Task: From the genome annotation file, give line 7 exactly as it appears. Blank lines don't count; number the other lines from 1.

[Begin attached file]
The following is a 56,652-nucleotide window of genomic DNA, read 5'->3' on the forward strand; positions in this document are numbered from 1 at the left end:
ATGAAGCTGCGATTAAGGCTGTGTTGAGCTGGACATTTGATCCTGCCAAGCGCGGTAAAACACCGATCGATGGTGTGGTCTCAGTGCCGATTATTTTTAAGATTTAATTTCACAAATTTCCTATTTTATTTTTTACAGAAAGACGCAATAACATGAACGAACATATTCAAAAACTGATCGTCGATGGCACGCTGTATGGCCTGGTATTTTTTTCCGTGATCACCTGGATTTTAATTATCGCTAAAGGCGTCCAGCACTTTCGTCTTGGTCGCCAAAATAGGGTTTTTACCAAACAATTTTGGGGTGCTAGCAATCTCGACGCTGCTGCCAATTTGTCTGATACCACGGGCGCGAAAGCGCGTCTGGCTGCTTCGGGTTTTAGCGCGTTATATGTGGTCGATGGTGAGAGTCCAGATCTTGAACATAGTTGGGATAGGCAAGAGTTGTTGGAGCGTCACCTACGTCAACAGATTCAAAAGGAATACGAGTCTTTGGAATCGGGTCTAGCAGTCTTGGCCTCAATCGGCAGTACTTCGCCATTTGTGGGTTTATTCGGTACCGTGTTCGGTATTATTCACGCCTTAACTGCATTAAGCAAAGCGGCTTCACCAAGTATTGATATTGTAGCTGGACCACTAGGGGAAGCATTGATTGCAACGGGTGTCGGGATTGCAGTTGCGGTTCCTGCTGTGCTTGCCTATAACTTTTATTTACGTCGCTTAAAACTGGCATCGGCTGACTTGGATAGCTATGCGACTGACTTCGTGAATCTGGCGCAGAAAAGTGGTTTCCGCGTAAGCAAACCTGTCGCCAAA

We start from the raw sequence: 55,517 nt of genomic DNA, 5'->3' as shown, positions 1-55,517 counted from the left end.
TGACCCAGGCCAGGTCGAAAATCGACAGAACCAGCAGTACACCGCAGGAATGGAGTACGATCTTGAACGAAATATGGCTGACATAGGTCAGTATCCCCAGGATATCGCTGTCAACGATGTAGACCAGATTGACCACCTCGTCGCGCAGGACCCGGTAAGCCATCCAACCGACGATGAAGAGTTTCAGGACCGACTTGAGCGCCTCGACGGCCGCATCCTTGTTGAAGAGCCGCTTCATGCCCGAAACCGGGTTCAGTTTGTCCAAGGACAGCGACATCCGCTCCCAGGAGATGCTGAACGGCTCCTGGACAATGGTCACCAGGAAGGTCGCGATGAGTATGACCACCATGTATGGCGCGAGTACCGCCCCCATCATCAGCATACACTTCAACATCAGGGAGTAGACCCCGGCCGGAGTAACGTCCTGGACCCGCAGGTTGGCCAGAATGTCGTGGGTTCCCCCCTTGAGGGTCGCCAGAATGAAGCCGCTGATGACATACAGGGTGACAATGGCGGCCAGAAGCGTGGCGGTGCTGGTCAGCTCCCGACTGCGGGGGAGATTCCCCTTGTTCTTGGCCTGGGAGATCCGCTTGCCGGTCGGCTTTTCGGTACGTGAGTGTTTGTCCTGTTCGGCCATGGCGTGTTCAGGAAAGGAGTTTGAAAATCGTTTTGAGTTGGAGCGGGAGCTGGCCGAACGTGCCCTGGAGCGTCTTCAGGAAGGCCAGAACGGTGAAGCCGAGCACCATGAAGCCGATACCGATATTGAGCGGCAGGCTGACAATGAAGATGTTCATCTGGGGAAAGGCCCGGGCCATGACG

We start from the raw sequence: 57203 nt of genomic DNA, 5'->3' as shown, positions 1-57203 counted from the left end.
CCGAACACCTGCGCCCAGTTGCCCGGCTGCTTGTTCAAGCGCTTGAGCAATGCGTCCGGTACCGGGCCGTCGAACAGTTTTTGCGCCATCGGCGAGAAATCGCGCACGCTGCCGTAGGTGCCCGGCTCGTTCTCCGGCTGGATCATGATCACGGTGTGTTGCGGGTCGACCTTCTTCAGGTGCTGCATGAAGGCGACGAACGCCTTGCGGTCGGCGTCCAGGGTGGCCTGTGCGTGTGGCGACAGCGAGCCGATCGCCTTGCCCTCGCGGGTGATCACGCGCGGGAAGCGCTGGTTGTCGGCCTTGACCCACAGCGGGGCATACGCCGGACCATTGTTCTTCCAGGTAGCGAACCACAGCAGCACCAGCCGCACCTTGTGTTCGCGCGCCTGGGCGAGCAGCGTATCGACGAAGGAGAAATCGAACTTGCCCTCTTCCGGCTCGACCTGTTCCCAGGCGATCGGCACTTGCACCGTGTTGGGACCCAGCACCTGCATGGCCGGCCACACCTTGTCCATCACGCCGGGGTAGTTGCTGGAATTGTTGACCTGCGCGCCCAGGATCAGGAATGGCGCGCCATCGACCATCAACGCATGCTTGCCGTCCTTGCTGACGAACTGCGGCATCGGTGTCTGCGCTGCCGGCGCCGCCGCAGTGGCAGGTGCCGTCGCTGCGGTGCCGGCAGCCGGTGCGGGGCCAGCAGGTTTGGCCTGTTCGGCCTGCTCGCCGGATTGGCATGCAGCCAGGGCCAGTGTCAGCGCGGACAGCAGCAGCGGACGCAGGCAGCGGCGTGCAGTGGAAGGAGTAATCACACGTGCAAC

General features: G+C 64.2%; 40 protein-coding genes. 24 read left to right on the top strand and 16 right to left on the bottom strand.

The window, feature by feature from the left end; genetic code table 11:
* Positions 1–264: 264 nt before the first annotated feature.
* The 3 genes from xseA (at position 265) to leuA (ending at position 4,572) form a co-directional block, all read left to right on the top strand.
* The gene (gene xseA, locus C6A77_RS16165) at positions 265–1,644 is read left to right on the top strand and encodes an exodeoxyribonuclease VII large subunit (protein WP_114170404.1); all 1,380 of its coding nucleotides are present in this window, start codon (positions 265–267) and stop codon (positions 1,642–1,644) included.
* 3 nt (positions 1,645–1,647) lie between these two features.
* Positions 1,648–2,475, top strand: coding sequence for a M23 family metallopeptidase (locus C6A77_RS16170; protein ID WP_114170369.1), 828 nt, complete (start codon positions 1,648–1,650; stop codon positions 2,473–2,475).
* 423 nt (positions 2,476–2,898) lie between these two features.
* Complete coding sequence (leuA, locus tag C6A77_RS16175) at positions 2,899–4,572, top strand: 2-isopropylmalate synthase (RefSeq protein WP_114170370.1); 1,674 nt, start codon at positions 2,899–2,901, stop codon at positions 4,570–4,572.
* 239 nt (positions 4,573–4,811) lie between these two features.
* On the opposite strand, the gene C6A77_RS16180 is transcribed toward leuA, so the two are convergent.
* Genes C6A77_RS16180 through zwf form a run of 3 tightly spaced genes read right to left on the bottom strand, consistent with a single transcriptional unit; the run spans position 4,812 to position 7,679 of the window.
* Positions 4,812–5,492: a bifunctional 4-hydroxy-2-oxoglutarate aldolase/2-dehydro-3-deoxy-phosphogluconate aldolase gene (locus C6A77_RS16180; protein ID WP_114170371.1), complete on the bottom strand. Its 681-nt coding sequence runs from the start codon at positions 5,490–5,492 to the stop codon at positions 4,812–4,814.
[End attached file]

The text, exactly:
General features: G+C 64.2%; 40 protein-coding genes. 24 read left to right on the top strand and 16 right to left on the bottom strand.